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History of kidney injury increases risk of pregnancy complications

December 22, 2016

A study by Massachusetts General Hospital (MGH) investigators finds, for the first time, that women with a history of acute kidney injury with complete clinical recovery have an increase of several adverse outcomes of pregnancy - including premature delivery and preeclampsia, a condition that is hazardous for both mother and baby - even though they appear to have normal kidney function prior to pregnancy. Their findings are being published online in the Journal of the American Society of Nephrology.

"Our findings that women with a history of acute kidney injury were at increased risk of complications including preeclampsia are important, because all of these women appeared to have recovered from their kidney injury prior to pregnancy," says Jessica Sheehan Tangren, MD, of the MGH Division of Nephrology, lead and corresponding author of the report. "They would not necessarily have been identified as at high risk for pregnancy complications."

While acute kidney injury is primarily seen in the elderly and in critically ill individuals, it can occur in children or young adults hospitalized for conditions including serious infections, major surgery, trauma or from medication side effects or interactions. Existing kidney disease is recognized to increase the risk for pregnancy complications, but the possibility that a previous episode of acute kidney injury could also increase risk had not previously been investigated.

To address that question the research team analyzed medical records for all women who delivered babies at the MGH between 1998 and 2007 - 105 of whom had a history of recovering from acute kidney injury and 24,640 with no history of kidney disease. Despite having normal results on the standard test for kidney function - the glomerular filtration rate - women with a history of acute kidney injury were more likely to develop preeclampsia (23 percent versus 4 percent) and to have cesarean deliveries (40 percent versus 27 percent). In addition to greater likelihood of being born early, their babies were more likely to be small for their gestational age and to require intensive care treatment.

After adjustment for several factors, a history of acute kidney injury was associated with a 2.4 times greater risk of any adverse fetal outcome and a 5.9 times greater risk of preeclampsia. While the reason behind this increased risk is unclear, it's possible that changes known to take place in small blood vessels within in the kidneys during recovery from acute kidney injury may compromise the organ's ability to cope with the demands of pregnancy. "We know that kidneys undergo major changes during pregnancy, and that sort of 'renal stress test' may reveal previously undetected kidney disease in women with a history of acute kidney injury," says Tangren.

Jeffrey Ecker, MD, chief of Obstetrics and Gynecology at MGH, says, "Information like this helps obstetric providers know what to be vigilant for in pregnant women with a history of acute kidney injury and indicates that asking about such history is important. Being especially watchful for signs and symptoms of preeclampisa in such patients is one immediate application of this work. In a longer view, work like this offers important hypotheses for future study. Can interventions in patients with a history of acute kidney injury prevent complications like preeclampsia? Taking a baby aspirin each day during pregnancy is recommended for some women at high risk for preeclampsia. Should such preventative treatment be used in women with a history of acute kidney injury? Questions like this deserve further thought and study."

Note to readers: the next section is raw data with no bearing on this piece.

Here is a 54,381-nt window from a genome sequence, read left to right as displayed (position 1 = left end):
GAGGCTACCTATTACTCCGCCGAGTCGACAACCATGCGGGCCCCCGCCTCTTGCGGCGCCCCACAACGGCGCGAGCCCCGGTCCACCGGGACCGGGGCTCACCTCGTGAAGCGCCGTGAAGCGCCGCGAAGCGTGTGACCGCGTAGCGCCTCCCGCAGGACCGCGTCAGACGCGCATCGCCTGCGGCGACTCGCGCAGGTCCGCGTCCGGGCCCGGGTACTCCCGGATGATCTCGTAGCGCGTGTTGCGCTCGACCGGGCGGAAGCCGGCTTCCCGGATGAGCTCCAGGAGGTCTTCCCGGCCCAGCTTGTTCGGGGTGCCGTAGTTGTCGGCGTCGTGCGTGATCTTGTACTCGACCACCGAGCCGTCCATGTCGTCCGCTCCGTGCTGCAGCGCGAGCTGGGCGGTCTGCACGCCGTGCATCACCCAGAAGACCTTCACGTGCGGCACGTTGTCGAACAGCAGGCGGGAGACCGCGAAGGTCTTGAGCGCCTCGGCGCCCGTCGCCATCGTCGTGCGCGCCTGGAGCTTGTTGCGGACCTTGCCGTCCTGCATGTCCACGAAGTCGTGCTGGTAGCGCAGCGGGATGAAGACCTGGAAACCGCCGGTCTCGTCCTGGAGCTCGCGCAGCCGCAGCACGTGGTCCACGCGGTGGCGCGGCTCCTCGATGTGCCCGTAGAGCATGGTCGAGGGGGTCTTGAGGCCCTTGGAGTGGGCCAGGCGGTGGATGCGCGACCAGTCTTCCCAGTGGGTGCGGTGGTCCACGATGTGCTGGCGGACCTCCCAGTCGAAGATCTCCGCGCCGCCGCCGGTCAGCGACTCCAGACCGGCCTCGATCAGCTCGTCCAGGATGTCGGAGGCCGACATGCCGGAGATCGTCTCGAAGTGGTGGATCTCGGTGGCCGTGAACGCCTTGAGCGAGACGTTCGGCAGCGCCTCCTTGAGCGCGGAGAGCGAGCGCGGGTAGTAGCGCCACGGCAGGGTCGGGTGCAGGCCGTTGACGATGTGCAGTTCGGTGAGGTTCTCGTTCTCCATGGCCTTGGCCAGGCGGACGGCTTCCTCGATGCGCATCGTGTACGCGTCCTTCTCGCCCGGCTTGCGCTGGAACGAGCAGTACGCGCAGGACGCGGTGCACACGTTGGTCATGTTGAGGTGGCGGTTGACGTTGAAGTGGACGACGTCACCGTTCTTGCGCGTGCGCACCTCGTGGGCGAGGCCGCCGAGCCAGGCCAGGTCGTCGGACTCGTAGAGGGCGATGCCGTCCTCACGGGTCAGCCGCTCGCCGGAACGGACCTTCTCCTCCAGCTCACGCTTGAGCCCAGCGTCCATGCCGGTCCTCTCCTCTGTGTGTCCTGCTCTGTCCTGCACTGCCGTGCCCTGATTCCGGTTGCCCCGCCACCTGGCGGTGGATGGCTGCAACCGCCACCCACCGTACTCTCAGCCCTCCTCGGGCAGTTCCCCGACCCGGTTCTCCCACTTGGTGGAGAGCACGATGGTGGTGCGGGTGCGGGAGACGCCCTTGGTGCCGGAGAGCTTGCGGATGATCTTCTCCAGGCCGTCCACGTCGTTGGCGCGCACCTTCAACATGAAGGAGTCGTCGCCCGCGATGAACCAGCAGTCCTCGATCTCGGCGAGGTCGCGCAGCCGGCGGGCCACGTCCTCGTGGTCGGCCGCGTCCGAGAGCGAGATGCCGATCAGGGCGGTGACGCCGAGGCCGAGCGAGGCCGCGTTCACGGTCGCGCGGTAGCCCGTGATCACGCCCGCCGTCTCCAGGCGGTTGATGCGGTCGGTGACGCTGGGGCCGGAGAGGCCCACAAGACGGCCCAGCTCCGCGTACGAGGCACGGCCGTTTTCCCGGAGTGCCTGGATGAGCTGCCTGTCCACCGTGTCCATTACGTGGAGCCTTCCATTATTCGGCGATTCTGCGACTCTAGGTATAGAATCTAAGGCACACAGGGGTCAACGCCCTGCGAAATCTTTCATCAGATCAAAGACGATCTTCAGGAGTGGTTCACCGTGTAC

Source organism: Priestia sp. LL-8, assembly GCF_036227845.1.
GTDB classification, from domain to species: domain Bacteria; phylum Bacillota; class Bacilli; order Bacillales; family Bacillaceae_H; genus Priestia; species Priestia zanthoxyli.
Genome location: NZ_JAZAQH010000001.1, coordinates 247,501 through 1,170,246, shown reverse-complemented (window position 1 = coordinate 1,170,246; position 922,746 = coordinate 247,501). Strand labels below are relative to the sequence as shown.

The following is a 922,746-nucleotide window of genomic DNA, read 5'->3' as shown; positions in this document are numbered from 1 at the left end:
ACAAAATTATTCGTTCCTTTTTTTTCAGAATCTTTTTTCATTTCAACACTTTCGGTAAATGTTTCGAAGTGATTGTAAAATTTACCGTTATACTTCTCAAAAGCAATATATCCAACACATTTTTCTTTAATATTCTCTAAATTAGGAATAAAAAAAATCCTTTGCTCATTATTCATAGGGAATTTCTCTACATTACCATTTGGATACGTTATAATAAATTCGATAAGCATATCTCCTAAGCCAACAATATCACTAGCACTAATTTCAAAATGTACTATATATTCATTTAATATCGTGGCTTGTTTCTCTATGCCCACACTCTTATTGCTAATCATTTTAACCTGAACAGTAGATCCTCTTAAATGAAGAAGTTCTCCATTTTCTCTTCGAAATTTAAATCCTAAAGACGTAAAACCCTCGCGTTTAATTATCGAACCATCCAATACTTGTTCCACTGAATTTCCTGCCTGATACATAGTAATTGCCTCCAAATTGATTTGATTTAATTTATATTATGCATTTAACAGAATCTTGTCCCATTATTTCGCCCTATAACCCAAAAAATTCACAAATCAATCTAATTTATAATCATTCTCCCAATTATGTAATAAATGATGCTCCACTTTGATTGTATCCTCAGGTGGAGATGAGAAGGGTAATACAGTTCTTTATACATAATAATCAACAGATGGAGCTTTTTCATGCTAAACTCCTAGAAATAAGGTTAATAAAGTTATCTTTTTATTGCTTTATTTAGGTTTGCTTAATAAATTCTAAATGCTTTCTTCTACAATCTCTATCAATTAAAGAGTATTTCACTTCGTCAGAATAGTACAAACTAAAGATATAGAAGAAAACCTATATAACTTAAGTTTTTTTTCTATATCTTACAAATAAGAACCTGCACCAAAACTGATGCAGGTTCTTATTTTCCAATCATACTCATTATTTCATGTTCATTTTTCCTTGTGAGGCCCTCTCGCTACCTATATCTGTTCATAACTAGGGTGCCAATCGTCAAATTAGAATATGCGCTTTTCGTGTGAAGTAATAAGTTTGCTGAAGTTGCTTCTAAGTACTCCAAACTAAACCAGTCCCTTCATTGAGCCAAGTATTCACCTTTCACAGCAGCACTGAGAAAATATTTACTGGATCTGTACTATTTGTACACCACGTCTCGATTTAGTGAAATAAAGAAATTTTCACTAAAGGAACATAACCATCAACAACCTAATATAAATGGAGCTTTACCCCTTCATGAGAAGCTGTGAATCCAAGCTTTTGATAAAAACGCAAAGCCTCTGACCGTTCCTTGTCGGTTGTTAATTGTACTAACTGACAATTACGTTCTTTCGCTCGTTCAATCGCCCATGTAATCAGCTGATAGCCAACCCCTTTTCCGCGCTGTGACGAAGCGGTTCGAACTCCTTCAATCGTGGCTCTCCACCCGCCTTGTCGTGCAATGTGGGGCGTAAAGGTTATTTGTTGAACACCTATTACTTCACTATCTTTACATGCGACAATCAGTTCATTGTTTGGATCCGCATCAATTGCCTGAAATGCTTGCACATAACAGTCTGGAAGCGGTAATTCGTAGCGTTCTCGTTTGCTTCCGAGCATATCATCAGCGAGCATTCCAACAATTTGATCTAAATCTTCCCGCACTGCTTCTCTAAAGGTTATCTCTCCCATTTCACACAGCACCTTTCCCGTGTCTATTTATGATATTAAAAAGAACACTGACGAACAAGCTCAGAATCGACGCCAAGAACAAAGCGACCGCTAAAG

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Ravi Thadhani, MD, MPH, chief of the MGH Division of Nephrology and a professor of Medicine at Harvard Medical School, is senior author of the Journal of the American Society of Nephrology report. Additional co-authors are Camille Powe, MD, MGH Division of Endocrinology; Elizabeth Ankers, MGH Division of Nephrology; Kate Bramham, MD, PhD, King's College London; Michelle Hladunewich, MD, MS, University of Toronto; and Ananth Karumanchi, MBBS, Beth Israel Deaconess Medical Center, Boston. The study was supported by National Institutes of Health grants T32 DK007540-30, T32 DK007028-41 and K24 DK094872-05. Massachusetts General Hospital, founded in 1811, is the original and largest teaching hospital of Harvard Medical School. The MGH Research Institute (http://www.massgeneral.org/research/about/RI-welcome.aspx) conducts the largest hospital-based research program in the nation, with an annual research budget of more than $800 million and major research centers in HIV/AIDS, cardiovascular research, cancer, computational and integrative biology, cutaneous biology, human genetics, medical imaging, neurodegenerative disorders, regenerative medicine, reproductive biology, systems biology, photomedicine and transplantation biology. The MGH topped the 2015 Nature Index list of health care organizations publishing in leading scientific journals and earned the prestigious 2015 Foster G. McGaw Prize for Excellence in Community Service. In August 2016 the MGH was once again named to the Honor Roll in the U.S. News & World Report list of "America's Best Hospitals."

Massachusetts General Hospital

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